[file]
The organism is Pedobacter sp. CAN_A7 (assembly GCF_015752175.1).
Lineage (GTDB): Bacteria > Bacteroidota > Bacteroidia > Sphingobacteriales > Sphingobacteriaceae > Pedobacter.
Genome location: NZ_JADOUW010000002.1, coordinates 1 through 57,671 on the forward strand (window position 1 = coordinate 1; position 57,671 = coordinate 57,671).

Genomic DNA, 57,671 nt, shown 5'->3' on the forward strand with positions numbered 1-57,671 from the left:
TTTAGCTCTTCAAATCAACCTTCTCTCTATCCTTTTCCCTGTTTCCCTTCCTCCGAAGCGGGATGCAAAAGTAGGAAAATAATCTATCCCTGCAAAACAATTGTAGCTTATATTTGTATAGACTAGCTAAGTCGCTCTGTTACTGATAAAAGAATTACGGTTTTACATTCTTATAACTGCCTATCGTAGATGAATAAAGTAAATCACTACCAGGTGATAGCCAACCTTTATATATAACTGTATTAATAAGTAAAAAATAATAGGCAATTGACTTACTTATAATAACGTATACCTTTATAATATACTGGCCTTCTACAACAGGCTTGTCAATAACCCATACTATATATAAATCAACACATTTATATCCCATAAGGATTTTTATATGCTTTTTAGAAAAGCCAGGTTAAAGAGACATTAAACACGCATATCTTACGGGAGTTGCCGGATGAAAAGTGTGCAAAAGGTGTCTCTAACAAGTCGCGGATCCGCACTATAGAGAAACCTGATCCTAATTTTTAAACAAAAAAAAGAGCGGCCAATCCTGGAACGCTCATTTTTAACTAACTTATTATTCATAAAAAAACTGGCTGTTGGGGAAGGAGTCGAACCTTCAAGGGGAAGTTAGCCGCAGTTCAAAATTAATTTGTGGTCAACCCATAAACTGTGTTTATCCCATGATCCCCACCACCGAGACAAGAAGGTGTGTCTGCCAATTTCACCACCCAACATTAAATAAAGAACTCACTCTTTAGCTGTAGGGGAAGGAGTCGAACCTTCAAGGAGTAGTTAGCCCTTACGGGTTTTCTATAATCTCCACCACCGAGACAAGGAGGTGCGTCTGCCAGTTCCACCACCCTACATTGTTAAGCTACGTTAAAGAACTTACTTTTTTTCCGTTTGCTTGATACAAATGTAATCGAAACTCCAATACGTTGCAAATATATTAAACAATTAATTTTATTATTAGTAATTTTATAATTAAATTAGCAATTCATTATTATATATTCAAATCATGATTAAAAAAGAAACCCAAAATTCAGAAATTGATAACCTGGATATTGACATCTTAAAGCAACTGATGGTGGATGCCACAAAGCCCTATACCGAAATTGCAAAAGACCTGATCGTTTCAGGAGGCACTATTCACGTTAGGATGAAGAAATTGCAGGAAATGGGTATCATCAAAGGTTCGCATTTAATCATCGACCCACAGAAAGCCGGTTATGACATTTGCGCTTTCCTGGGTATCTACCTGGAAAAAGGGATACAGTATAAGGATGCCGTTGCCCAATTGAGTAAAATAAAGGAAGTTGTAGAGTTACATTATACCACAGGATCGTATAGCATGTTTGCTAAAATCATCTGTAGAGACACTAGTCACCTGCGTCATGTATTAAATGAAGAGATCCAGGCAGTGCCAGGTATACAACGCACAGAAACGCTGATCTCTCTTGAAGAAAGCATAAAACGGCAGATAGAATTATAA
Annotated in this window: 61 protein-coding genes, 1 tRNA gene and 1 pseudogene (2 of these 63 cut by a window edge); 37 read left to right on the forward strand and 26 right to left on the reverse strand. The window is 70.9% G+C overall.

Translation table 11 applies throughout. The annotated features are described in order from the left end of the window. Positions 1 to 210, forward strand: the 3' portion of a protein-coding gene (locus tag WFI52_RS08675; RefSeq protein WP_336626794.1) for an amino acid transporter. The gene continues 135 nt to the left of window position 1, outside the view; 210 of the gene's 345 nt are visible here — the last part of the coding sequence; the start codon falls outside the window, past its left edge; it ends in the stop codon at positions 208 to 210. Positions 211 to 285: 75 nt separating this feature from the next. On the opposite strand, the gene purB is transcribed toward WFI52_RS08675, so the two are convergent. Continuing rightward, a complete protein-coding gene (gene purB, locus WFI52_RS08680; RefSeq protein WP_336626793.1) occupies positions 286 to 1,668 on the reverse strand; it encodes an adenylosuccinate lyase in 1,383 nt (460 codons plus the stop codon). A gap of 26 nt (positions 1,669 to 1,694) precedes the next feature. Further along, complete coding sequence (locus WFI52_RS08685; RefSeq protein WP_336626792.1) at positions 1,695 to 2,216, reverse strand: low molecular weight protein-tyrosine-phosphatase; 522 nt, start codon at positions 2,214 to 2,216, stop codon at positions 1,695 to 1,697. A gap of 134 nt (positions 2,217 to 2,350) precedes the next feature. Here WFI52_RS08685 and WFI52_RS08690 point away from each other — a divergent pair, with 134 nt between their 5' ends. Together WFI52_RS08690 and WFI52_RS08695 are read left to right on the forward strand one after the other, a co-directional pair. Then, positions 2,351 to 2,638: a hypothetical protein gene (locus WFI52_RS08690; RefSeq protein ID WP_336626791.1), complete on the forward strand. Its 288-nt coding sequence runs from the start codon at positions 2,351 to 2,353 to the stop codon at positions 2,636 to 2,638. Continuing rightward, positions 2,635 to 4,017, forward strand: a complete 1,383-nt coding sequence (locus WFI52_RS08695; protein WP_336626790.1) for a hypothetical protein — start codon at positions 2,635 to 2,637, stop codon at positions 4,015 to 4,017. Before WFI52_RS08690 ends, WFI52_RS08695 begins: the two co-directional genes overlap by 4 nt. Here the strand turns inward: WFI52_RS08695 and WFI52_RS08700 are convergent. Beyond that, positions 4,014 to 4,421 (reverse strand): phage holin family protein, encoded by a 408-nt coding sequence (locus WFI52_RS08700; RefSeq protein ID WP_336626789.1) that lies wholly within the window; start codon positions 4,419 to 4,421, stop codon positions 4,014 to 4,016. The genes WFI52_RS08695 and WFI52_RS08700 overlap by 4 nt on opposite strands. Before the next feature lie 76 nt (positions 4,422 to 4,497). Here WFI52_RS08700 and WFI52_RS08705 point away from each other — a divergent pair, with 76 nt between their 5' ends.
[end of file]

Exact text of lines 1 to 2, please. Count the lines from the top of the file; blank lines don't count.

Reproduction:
The organism is Pedobacter sp. CAN_A7 (assembly GCF_015752175.1).
Lineage (GTDB): Bacteria > Bacteroidota > Bacteroidia > Sphingobacteriales > Sphingobacteriaceae > Pedobacter.